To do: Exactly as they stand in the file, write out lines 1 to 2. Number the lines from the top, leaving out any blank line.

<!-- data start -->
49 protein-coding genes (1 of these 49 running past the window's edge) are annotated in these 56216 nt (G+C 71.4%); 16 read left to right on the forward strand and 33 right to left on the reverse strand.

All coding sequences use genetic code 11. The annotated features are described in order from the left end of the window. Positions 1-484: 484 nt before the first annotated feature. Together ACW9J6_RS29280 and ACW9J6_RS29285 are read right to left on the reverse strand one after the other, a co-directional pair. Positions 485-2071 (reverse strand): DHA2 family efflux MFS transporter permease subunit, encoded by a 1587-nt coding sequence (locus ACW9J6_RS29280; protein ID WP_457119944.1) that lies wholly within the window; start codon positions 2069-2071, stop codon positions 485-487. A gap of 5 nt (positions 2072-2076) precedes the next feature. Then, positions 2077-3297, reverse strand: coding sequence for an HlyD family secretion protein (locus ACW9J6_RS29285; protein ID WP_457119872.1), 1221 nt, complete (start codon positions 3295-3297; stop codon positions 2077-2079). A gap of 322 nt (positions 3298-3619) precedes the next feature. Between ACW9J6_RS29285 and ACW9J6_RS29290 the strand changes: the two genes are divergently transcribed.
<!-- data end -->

49 protein-coding genes (1 of these 49 running past the window's edge) are annotated in these 56216 nt (G+C 71.4%); 16 read left to right on the forward strand and 33 right to left on the reverse strand.

All coding sequences use genetic code 11. The annotated features are described in order from the left end of the window. Positions 1-484: 484 nt before the first annotated feature. Together ACW9J6_RS29280 and ACW9J6_RS29285 are read right to left on the reverse strand one after the other, a co-directional pair. Positions 485-2071 (reverse strand): DHA2 family efflux MFS transporter permease subunit, encoded by a 1587-nt coding sequence (locus ACW9J6_RS29280; protein ID WP_457119944.1) that lies wholly within the window; start codon positions 2069-2071, stop codon positions 485-487. A gap of 5 nt (positions 2072-2076) precedes the next feature. Then, positions 2077-3297, reverse strand: coding sequence for an HlyD family secretion protein (locus ACW9J6_RS29285; protein ID WP_457119872.1), 1221 nt, complete (start codon positions 3295-3297; stop codon positions 2077-2079). A gap of 322 nt (positions 3298-3619) precedes the next feature. Between ACW9J6_RS29285 and ACW9J6_RS29290 the strand changes: the two genes are divergently transcribed.